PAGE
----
Extreme Poverty Is Now At Record Levels
The extreme the wealth disparity in the U.S. keeps on widening. We already know that people at the higher percentage levels are doing well, particularly at the highest, while the middle class is shrinking rapidly. Here, Michael Snyder presents some handy statistics on the growth at the lowest levels of poverty. ~ Ilene
Extreme Poverty Is Now At Record Levels – 19 Statistics About The Poor That Will Absolutely Astound You
Courtesy of Michael Snyder of Economic Collapse
According to the U.S. Census Bureau, a higher percentage of Americans is living in extreme poverty than they have ever measured before. In 2010, we were told that the economy was recovering, but the truth is that the number of the "very poor" soared to heights never seen previously. Back in 1993 and back in 2009, the rate of extreme poverty was just over 6 percent, and that represented the worst numbers on record. But in 2010, the rate of extreme poverty hit a whopping 6.7 percent. That means that one out of every 15 Americans is now considered to be "very poor".
For many people, this is all very confusing because their guts are telling them that things are getting worse and yet the mainstream media keeps telling them that everything is just fine. Hopefully this article will help people realize that the plight of the poorest of the poor continues to deteriorate all across the United States. In addition, hopefully this article will inspire many of you to lend a hand to those that are truly in need.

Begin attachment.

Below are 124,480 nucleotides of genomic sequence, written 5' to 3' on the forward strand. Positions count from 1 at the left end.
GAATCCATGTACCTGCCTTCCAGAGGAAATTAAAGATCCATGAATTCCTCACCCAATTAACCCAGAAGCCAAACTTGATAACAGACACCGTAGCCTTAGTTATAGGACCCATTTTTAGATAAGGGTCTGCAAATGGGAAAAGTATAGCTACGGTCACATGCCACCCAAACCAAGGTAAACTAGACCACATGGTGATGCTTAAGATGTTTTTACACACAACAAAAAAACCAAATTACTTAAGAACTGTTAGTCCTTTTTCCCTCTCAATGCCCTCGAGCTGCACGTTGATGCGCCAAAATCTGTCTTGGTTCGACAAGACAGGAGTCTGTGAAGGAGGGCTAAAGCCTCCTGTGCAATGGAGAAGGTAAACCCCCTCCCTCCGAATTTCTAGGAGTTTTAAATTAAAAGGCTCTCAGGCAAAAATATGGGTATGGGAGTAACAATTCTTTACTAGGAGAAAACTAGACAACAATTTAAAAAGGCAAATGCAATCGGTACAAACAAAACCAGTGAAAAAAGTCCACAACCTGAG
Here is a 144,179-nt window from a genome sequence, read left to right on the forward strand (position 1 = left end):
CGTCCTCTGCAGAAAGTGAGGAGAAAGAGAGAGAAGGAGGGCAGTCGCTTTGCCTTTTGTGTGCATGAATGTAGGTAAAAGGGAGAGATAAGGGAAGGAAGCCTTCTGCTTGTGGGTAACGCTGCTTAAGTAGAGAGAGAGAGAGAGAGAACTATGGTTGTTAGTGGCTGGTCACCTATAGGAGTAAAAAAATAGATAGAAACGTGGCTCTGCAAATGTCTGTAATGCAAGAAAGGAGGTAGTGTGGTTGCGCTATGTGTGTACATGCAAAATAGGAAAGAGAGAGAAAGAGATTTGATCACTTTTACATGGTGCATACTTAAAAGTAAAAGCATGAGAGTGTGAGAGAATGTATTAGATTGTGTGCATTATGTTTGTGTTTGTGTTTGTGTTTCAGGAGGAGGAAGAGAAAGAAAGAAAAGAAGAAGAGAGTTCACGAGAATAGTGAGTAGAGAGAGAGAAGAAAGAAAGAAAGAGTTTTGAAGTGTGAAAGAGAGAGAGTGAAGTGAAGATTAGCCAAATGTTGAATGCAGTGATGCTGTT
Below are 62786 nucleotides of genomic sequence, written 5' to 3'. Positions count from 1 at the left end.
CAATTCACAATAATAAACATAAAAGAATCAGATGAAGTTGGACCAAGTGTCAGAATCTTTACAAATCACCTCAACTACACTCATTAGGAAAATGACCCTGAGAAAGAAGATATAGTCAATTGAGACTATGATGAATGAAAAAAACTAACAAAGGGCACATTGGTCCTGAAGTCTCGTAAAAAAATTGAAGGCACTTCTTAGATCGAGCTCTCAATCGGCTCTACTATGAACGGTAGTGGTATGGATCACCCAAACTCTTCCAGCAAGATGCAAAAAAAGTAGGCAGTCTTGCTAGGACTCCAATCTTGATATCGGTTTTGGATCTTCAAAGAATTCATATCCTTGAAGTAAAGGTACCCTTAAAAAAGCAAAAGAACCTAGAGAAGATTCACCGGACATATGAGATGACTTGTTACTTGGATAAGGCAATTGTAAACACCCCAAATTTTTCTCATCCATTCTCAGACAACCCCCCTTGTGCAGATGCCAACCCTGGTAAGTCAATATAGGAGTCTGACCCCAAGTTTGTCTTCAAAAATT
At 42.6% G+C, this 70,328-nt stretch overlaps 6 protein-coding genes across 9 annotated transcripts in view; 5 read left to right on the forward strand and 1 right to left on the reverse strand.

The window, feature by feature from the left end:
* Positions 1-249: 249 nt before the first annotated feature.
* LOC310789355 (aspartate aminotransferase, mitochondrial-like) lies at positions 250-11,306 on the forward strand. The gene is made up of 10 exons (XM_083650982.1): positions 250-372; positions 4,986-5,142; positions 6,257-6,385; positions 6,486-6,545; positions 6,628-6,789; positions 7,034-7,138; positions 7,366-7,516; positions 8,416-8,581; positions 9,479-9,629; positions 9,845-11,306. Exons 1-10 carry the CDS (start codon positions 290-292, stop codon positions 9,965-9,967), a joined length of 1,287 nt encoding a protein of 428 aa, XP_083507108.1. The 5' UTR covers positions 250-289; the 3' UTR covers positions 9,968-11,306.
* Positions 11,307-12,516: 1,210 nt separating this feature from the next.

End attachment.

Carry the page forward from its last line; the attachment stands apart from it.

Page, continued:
Tonight, there are more than 20 million Americans that are living in extreme poverty. This number increases a little bit more every single day. The following statistics that were mentioned in an article in The Daily Mail should be very sobering for all of us....
About 20.5 million Americans, or 6.7 percent of the U.S. population, make up the poorest poor, defined as those at 50 per cent or less of the official poverty level.
Those living in deep poverty represent nearly half of the 46.2 million people scraping by below the poverty line. In 2010, the poorest poor meant an income of $5,570 or less for an individual and $11,157 for a family of four.
That 6.7 percent share is the highest in the 35 years that the Census Bureau has maintained such records, surpassing previous highs in 2009 and 1993 of just over 6 percent.
Sadly, the wealthy and the poor are being increasingly segregated all over the nation. In some areas of the U.S. you would never even know that the economy was having trouble, and other areas resemble third world hellholes. In most U.S. cities today, there are the "good neighborhoods" and there are the "bad neighborhoods".
According to a recent Bloomberg article, the "very poor" are increasingly being pushed into these "bad neighborhoods"....
At least 2.2 million more Americans, a 33 percent jump since 2000, live in neighborhoods where the poverty rate is 40 percent or higher, according to a study released today by the Washington-based Brookings Institution.